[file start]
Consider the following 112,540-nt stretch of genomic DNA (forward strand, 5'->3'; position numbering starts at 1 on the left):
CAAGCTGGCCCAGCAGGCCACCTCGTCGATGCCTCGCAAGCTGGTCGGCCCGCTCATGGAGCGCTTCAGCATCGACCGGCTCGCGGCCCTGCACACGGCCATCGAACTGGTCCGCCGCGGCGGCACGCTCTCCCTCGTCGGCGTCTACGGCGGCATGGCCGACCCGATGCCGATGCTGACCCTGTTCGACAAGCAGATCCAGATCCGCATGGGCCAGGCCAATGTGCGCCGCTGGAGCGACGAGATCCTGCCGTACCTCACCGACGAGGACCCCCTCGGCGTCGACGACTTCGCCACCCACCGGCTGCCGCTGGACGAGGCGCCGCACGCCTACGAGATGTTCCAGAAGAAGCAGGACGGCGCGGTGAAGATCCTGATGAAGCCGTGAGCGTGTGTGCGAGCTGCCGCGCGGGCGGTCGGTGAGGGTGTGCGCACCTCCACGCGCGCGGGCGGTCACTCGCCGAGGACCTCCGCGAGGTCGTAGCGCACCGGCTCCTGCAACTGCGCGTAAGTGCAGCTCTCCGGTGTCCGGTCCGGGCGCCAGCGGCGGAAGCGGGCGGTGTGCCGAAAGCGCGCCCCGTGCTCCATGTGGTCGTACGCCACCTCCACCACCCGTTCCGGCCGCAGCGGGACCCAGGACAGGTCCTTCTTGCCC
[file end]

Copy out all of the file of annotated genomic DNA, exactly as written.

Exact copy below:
Consider the following 112,540-nt stretch of genomic DNA (forward strand, 5'->3'; position numbering starts at 1 on the left):
CAAGCTGGCCCAGCAGGCCACCTCGTCGATGCCTCGCAAGCTGGTCGGCCCGCTCATGGAGCGCTTCAGCATCGACCGGCTCGCGGCCCTGCACACGGCCATCGAACTGGTCCGCCGCGGCGGCACGCTCTCCCTCGTCGGCGTCTACGGCGGCATGGCCGACCCGATGCCGATGCTGACCCTGTTCGACAAGCAGATCCAGATCCGCATGGGCCAGGCCAATGTGCGCCGCTGGAGCGACGAGATCCTGCCGTACCTCACCGACGAGGACCCCCTCGGCGTCGACGACTTCGCCACCCACCGGCTGCCGCTGGACGAGGCGCCGCACGCCTACGAGATGTTCCAGAAGAAGCAGGACGGCGCGGTGAAGATCCTGATGAAGCCGTGAGCGTGTGTGCGAGCTGCCGCGCGGGCGGTCGGTGAGGGTGTGCGCACCTCCACGCGCGCGGGCGGTCACTCGCCGAGGACCTCCGCGAGGTCGTAGCGCACCGGCTCCTGCAACTGCGCGTAAGTGCAGCTCTCCGGTGTCCGGTCCGGGCGCCAGCGGCGGAAGCGGGCGGTGTGCCGAAAGCGCGCCCCGTGCTCCATGTGGTCGTACGCCACCTCCACCACCCGTTCCGGCCGCAGCGGGACCCAGGACAGGTCCTTCTTGCCC